After finally taking his untouched bike out of the closet and attempting to ride down one of San Francisco's steepest hills, Max (Wiley Wiggins) gets a cut. As his long-term girlfriend, Sara (Ia Hernandez), cleans his wounds, he says, "It's kinda pretty but gross at the same time." Isn't that what relationships are all about?
Sorry, Thanks — which plays at 9:30 tonight at BAMcinemaFest — isn't about Max and Sara. Rather, it's about Max and his two-night stand, Kira (Kenya Miles). Writer-director Dia Sokol subtly and effectively treats viewers to a view of their fascination.
Kira is practical. Her goal in life is to become a fact-checker. She wants something more solid. During a job interview for a copyediting position, the interviewer asks, "Would you be up for something this regimented?" Kira would. Miles' wide-eyed look, though, seems to contain unplumbed depths.
Max is the awkwardly quirky guy who rambles on. His friends and girlfriend describe him as a sweet asshole; Wiggins speaks with a funny yet weird and uneasy tone. Despite his adulterous dalliances, he and Sara seem to be in love and completely comfortable with each other as they make funny faces and speak in silly voices.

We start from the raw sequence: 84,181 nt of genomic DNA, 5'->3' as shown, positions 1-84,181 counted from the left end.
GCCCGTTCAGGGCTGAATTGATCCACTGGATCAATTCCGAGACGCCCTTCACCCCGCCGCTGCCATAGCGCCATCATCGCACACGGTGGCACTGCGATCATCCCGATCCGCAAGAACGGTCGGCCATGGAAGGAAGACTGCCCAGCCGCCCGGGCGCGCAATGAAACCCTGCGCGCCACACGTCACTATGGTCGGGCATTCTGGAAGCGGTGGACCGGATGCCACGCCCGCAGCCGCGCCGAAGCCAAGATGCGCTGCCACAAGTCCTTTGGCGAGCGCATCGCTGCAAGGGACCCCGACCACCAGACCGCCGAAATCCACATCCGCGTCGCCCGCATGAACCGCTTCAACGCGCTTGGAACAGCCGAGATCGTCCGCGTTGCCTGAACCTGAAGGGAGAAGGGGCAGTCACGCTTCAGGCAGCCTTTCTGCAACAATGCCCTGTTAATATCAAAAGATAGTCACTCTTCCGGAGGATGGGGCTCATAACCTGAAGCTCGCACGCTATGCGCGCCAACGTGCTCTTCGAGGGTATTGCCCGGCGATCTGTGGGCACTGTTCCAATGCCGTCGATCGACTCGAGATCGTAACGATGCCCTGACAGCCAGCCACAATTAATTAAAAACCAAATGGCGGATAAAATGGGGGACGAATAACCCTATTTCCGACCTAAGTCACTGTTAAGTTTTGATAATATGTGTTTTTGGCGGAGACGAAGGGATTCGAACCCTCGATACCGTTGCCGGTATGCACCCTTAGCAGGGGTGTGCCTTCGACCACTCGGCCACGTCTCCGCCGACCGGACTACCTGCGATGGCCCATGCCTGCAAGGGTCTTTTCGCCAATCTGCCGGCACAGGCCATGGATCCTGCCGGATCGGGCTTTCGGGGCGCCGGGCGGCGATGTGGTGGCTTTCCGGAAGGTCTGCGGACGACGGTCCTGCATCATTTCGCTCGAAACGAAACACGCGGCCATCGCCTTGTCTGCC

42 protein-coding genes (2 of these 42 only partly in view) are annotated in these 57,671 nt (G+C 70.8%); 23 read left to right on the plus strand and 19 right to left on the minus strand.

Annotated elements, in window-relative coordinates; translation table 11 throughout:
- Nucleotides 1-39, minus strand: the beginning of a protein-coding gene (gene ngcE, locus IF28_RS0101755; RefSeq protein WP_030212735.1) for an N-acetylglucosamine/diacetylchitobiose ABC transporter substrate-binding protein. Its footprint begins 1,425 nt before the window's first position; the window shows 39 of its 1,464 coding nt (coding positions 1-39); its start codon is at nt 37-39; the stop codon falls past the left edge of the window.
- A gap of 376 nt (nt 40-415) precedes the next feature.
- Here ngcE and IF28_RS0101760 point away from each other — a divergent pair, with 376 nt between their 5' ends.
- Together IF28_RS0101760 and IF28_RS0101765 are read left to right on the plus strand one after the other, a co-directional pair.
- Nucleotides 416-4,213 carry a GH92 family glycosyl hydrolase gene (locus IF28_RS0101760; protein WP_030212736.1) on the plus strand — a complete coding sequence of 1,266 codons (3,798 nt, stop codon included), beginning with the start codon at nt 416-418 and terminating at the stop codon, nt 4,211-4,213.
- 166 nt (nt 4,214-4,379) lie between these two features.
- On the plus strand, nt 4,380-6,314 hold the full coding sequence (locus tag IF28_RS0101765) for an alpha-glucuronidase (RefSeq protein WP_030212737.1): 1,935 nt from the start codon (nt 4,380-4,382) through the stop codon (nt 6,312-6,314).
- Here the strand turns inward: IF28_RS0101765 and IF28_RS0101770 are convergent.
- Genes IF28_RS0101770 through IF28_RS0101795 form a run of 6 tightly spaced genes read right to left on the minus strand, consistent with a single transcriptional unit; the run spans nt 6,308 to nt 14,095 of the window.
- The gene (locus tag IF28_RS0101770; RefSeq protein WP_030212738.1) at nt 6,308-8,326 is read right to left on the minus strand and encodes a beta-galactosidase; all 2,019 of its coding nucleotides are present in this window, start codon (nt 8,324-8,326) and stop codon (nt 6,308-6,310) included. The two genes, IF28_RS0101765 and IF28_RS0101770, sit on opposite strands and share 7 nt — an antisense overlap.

Sokol's storytelling emphasizes how both Kira and Max try to grow into their lives, but are somehow stuck. Kira attempts bathroom sex with new boyfriend Simon (Donovan Baddley). Then she immediately sleeps with Max again. Max gets a cat, which he soon forgets about and loses. One step forward, two steps back.
Cinematographer Mathias Grunsky makes great use of the lines, sloping hills and vibrant murals of the Mission District, while the editing constantly juxtaposes the two lives, scenes complimenting each other perfectly: Max interviews two new staff members, Kira interviews for a position. But ultimately, you remember the tale Sokol tells: it's sad, but her understanding of Max's indecision rings so true to life that you can't help but place yourself in his shoes.